Hope this helps.
    Currently Working: CCIE R&S
    LinkedIn: http://www.linkedin.com/in/lewislampkin (Please connect: Just say you're from TechExams.Net!)
  • EdTheLadEdTheLad Posts: 2,112Member ■■■■□□□□□□
    _Gonzalo_ wrote: »


    D1-D2
    | X |
    A1 A2

    Let´s say that all hosts on VLAN 1 are connected to A1. D1 is the HSRP active and STP root. In this case, we´ll have all D1 links as designated, and the remaining D2 links in blocking state, so the resulting STP topology would be:

    D1-D2
    | \
    A1 A2


    If link D1-A1 goes down, STP recalculates and D2-A1 will go designated. But as no track is configured, HSRP active router will still be D1, as:

    D1-D2
    . X
    A1 A2


    Looking at your ideal world scenario, where all hosts in vlan 1 are on A1, we don't need the link between D1 and D2 to be forwarding. The best design would be to modify the STP costs so that D1-A1 and D1-A2 are forwarding for vlan 1. The hsrp hello for vlan 1 between D1 and D2 would go via A1, so if there was a failure on one of the access links, both D1 and D2 go active and hence whichever has the access link up will become the gateway.
    You obviously wouldn't do this is there was vlan 1 hosts on other switches, but we are talking about a perfect world here icon_smile.gif.
    Networking, sometimes i love it, mostly i hate it.Its all about the $$$$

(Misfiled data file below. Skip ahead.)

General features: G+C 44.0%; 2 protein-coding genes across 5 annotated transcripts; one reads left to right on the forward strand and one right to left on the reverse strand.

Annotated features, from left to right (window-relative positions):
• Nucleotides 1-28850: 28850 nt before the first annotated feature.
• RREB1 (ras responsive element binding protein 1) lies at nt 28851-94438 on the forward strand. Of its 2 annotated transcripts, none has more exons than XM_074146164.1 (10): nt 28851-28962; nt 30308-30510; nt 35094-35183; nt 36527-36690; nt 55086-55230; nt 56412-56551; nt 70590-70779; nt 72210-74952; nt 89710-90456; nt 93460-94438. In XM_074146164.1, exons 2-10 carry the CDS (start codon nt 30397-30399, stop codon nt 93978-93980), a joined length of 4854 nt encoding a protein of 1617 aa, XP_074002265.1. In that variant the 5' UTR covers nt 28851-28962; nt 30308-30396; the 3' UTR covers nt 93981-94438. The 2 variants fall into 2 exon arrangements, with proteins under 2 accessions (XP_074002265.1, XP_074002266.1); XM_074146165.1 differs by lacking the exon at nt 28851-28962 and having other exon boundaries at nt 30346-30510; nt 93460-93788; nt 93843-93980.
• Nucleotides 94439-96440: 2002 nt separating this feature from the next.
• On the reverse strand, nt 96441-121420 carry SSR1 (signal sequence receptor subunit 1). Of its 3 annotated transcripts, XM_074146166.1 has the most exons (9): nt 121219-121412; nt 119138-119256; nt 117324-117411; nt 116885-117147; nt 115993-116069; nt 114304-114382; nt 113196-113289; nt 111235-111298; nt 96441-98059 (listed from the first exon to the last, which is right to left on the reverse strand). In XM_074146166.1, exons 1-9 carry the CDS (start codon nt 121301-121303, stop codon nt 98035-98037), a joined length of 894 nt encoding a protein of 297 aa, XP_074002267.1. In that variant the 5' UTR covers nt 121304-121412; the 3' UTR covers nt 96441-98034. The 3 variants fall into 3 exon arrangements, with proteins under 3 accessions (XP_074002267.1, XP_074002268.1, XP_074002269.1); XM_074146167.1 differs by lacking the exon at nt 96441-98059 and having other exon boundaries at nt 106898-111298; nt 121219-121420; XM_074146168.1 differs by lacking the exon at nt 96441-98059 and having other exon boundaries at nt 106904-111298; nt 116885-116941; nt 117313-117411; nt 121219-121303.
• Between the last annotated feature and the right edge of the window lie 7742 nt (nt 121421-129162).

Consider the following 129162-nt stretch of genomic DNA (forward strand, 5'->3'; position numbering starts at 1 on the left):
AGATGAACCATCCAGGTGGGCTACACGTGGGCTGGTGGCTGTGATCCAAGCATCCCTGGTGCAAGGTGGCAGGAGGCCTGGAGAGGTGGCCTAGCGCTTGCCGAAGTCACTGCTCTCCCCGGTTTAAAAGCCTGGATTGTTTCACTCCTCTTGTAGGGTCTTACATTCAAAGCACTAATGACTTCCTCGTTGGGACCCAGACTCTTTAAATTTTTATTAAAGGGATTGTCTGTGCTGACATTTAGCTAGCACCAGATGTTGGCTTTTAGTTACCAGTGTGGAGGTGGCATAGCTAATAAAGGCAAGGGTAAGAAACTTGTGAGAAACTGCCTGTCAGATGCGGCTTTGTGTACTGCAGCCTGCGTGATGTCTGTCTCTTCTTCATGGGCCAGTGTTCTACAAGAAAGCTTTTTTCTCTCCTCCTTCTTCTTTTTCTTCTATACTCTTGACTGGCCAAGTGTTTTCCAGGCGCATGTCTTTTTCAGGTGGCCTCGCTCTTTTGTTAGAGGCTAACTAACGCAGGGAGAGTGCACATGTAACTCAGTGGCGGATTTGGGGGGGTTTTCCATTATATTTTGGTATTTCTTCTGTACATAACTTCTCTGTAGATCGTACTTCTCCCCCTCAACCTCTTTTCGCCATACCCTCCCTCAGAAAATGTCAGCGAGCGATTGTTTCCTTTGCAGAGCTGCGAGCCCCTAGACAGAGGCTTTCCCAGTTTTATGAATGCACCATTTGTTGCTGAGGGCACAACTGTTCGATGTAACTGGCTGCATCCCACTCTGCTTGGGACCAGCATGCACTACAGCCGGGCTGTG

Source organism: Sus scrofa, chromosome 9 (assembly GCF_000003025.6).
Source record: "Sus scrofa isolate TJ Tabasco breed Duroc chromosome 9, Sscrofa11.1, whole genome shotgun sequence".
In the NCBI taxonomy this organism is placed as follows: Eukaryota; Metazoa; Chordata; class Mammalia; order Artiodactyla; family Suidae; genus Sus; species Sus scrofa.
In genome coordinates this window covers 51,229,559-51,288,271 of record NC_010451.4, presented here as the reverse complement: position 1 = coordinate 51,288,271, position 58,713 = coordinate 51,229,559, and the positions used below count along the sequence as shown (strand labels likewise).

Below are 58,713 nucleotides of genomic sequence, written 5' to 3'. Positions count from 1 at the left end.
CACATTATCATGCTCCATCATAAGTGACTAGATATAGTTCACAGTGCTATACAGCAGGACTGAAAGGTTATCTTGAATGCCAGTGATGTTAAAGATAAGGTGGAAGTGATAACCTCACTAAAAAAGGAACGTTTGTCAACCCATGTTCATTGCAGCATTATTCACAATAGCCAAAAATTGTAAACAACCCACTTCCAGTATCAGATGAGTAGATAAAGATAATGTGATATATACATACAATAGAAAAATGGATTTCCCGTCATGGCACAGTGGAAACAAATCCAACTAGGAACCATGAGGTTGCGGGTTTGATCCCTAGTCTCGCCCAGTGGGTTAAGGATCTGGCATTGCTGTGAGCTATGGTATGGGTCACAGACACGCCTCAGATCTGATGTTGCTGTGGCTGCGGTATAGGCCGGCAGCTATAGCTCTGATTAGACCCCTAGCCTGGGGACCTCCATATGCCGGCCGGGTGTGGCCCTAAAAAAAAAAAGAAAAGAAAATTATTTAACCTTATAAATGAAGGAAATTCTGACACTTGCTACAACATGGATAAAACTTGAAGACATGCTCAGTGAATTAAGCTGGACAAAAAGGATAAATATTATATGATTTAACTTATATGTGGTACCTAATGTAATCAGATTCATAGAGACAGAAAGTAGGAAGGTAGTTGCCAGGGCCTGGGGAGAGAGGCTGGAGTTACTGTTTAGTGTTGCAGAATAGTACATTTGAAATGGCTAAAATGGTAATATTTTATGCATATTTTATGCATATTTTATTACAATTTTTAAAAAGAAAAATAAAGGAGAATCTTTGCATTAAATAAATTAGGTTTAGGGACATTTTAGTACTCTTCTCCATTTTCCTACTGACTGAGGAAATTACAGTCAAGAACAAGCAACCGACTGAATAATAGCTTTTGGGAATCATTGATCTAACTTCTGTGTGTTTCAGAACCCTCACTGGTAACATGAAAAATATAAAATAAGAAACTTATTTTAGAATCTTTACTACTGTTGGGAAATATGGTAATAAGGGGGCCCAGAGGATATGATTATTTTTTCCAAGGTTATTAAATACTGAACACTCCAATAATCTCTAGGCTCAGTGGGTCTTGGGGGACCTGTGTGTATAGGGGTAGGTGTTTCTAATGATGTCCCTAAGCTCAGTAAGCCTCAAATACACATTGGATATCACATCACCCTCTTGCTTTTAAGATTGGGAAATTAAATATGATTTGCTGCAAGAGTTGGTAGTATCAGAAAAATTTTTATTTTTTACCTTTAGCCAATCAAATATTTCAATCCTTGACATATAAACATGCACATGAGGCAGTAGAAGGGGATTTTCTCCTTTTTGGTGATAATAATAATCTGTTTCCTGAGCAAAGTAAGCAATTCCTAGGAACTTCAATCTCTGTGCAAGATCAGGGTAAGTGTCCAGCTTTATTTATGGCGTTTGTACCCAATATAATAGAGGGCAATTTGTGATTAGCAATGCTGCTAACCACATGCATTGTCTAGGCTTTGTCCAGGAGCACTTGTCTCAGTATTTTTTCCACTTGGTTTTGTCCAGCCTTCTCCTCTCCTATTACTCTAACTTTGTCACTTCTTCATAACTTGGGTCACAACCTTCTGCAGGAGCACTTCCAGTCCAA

• _Gonzalo__Gonzalo_ Posts: 113Member
    gorebrush wrote: »
    enhanced object tracking.......

    OK. So I´ll take that "best solution" as ironic then, as I understand that HSRP is what is worthless to you. :)
    By the way, I also missed your upcoming CCIE lab exam. Best of luck to you!!
    instant000 wrote: »
    Hope this helps.

    It really does help. It is my intention to, eventually, get the Design path. But even if I still have plenty to decide in my path to CCIE, I´d say it´s more likely for me to start somewhere else (there is so much I NEED to know! :) ), and get my Design certificates a little further up the road.

    I really appreciate all of you guys spending your time to share your knowledge. You all have been truly helpful!!
    Cheers!
  • _Gonzalo__Gonzalo_ Posts: 113Member
    EdTheLad wrote: »
    Looking at your ideal world scenario, where all hosts in vlan 1 are on A1, we don't need the link between D1 and D2 to be forwarding. The best design would be to modify the STP costs so that D1-A1 and D1-A2 are forwarding for vlan 1. The hsrp hello for vlan 1 between D1 and D2 would go via A1, so if there was a failure on one of the access links, both D1 and D2 go active and hence whichever has the access link up will become the gateway.

    This conflicts with what I know, and partially with what networker050184 said. According to what I know, if D1 is the STP root, all ports have to be designated and your solution could not be applied. Therefore, I understand that you would have A1 and A2 as primary and secondary STP roots. The topology would be a little messy, as:

    D1 D2
    | / |
    A1 A2

    After a failure, it would go:

    D1 D2
    | / |
    A1 A2

    or

    D1 D2
    . X |
    A1 A2